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More than ever before, COVID-19 has ensured the rapid adoption of digital technologies such as Artificial Intelligence (AI) and analytics as key to business transformation and indeed their survival. Analytics and AI are the No.1 and No.2 top game-changing technologies that emerged stronger from the COVID-19 crisis, according to a recent Board of Directors survey by Gartner. About 7 in 10 board directors said they had accelerated digital business initiatives due to COVID-19.

One of the key takeaways from the recent National Retail Federation 2022 show was that retailers are looking at technology to support change. AI helps businesses better understand and serve their customers, empower their employees, improve security, and make business more efficient. According to industry reports, AI will create over $3 trillion in business value.

Yet, about 85% of AI projects fail to deliver on their intended promises to business, according to a white paper released by Pactera Technologies. Just one out of ten data science projects actually make it to production. Here we list the top three reasons why AI projects fail and what you can do about it in your enterprise.

1. Lack of Integration

Businesses need to align their automated data capture process with AI and machine learning to provide context and improve interactions between customers and the company. These insights, however, have to be available in real-time to help users make purchase decisions when on a website or in-store.

Consumers have often turned away after researching a product because while they intend to purchase, the products are not displayed according to their preferences or are not happy with the information or service. Identifying these in real-time and using AI to build the back-end will be essential to emerging as a business leader.

Companies should also evaluate the required infrastructure to deploy AI at scale, considering that these are aligned with long-term business goals. The divide between data and the decision-making process needs to be bridged. One way for businesses to overcome this barrier is to adopt a problem-first rather than a technology-first approach.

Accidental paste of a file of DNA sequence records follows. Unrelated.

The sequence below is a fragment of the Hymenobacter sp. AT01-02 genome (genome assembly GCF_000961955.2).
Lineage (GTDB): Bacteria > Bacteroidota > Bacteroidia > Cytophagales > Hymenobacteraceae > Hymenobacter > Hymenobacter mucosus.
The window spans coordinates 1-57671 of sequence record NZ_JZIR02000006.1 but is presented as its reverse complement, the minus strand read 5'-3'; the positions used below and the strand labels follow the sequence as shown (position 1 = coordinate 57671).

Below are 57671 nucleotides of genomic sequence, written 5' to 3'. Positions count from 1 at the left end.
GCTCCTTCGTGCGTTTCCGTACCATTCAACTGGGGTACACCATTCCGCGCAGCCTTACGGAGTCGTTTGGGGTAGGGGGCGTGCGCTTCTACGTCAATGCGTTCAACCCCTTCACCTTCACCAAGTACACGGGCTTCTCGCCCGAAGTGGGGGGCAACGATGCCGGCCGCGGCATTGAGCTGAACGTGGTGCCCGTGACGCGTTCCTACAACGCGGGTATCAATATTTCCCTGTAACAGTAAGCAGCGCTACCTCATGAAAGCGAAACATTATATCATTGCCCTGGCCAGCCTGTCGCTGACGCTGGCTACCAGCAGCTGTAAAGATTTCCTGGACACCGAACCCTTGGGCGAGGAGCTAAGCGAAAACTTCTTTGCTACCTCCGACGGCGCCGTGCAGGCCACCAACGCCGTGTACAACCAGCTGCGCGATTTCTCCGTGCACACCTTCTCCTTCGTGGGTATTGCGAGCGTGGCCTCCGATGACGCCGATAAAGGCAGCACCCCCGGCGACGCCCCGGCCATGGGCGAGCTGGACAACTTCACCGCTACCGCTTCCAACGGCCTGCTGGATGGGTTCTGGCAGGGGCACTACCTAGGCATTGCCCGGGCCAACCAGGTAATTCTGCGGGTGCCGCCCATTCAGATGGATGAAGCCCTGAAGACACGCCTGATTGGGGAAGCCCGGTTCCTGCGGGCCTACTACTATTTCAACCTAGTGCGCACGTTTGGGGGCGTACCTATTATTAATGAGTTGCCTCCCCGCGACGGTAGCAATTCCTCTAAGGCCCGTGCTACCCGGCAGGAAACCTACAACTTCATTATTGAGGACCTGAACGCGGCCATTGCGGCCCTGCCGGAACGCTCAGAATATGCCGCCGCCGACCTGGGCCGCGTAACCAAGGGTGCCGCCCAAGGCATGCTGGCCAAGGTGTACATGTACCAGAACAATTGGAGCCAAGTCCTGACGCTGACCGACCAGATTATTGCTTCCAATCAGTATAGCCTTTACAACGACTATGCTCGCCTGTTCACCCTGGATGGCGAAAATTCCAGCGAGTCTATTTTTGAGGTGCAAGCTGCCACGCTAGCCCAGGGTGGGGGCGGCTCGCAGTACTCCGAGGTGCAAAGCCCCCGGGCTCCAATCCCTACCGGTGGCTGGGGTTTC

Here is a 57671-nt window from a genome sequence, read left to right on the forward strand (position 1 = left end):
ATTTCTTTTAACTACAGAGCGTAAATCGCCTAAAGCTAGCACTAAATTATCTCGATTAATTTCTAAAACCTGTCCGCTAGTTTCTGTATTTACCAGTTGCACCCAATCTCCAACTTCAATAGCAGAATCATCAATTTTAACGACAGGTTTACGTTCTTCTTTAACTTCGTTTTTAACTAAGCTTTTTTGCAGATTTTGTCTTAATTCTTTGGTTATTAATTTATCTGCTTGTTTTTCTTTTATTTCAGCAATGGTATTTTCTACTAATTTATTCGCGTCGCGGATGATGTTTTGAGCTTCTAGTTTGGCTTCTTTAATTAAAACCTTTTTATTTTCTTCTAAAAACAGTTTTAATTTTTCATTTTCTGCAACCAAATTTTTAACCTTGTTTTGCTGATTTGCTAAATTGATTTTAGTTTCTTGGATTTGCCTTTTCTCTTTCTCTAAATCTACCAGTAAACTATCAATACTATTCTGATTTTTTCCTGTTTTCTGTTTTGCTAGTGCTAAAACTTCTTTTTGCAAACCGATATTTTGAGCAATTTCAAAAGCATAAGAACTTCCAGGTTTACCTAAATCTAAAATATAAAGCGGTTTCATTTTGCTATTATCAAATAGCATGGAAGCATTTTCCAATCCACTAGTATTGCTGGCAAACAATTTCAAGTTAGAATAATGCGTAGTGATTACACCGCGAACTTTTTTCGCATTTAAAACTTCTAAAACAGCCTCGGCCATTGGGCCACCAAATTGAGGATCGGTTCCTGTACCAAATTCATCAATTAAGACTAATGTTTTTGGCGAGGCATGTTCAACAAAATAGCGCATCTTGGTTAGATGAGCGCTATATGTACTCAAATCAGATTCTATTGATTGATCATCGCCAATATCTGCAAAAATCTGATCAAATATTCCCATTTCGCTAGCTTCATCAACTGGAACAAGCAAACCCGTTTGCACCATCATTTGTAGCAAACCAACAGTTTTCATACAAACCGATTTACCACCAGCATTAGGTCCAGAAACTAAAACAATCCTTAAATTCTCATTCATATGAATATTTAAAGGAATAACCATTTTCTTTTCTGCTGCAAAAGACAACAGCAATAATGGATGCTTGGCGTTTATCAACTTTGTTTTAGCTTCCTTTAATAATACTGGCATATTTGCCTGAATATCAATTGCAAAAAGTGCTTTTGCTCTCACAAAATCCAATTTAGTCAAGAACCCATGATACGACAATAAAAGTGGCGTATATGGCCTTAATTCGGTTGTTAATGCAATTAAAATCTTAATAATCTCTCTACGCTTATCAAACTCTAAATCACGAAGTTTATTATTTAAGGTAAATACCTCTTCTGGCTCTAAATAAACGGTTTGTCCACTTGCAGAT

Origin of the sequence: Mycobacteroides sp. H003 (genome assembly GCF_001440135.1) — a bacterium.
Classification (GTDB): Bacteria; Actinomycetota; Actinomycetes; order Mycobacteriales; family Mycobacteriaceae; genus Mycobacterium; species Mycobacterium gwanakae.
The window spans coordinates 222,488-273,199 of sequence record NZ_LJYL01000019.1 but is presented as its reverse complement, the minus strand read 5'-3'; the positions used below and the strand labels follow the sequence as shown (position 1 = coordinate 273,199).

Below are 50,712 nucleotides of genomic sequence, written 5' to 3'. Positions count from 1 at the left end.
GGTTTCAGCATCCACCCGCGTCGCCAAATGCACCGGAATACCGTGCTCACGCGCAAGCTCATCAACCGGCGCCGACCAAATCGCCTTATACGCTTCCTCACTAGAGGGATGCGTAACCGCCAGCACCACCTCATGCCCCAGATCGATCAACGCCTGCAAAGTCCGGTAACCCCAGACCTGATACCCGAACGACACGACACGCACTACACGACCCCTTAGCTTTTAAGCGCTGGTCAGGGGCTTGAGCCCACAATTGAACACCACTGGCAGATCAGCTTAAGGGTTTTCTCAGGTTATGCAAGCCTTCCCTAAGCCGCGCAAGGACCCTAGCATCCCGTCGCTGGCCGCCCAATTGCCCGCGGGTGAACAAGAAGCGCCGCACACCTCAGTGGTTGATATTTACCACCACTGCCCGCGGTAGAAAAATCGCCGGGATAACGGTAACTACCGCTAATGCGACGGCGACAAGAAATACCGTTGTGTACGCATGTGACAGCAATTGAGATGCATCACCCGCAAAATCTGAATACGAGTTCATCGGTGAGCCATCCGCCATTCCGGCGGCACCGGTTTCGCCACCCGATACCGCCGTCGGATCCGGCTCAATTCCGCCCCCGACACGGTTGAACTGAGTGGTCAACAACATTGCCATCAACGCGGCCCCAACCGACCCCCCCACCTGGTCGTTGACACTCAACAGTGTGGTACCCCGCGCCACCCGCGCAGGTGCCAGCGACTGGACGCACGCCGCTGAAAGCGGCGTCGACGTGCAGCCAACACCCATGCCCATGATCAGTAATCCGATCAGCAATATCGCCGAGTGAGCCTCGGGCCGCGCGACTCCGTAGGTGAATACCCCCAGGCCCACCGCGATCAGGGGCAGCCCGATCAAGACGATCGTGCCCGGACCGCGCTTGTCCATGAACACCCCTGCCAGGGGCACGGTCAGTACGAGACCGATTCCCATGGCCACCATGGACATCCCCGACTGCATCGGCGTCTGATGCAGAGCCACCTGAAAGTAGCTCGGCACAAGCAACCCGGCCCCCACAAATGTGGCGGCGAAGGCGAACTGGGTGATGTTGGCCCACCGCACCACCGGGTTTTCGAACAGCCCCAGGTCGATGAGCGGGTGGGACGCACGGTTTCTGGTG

2. Lack of Business Orientation

One of the fundamental mistakes of AI integration is all too familiar humans’ fallibility of going for the next fancy thing. Often companies want to be the first in using technology but have no apparent use of it either for their customers or employees. Such technological orientation that did not start with a business problem will not help find a business-oriented solution.

Business orientation will also help bridge the communication gap between directors and IT or data science teams. Lack of leadership and support is often cited as a significant barrier to the failure of AI powering an enterprise.

Business leaders sometimes fail to understand that the AI implementation chain stretches across business functions. Enhancing one department’s capacity without aligning other departments creates data and decision gaps resulting in less than optimum outcomes apart from increased costs and delays. Entreprises should invest in upskilling their in-house talent or contract a trusted service provider on top of the changing technological prowess.

3. Lack of talent

A survey of 2,000 IT executives and professionals by International Data Corporation found that while a majority of IT leaders said that the AI infrastructure was the most critical decision, a majority of AI projects were reported to be still in infancy. Many businesses have either deployed or are in the process of mapping a data strategy. Still, more than half of large companies and more than three-fourths smaller companies say they don’t understand the data infrastructure necessary to deliver AI use cases.

Most businesses do not have enough employees that are adept at the know-how to ensure that AI deployment is successful and at scale. In some managers’ minds, AI is a plug-and-play, seamless and easy deployment. But ‘fail fast and fail early’ is as valid for AI integration as any business strategy.

Investing in upskilling in-house talent and appointing a leader for a multidisciplinary team will ensure you build an AI team with a long-term vision. A successful AI implementation team includes a data scientist, a data engineer, a developer to test, and a UI developer to present business insights. These insights then need to be implemented by managers. When consulting with vendors, ensure they add to the existing capabilities of your in-house team and business needs.

Business leaders should also note that even if all the resources are available, a lack of communication and coordination may result in teams not being aligned with business goals, resulting in increased costs but inferior outcomes.

So far, businesses have been competing for data. But the competition now is who can better integrate data into strategic decisions and implementation. AI works best in concert with other advanced analytics.

Enterprises are prioritizing AI and machine learning over other IT initiatives in 2021. Results from Algorithmia’s third annual survey, 2021 Enterprise Trends in Machine Learning, showed that 76% of enterprises prioritize AI and machine learning (ML) over other IT initiatives in 2021. Yet successful AI implementation relies as much on technology as it is on a company’s culture of innovation and change.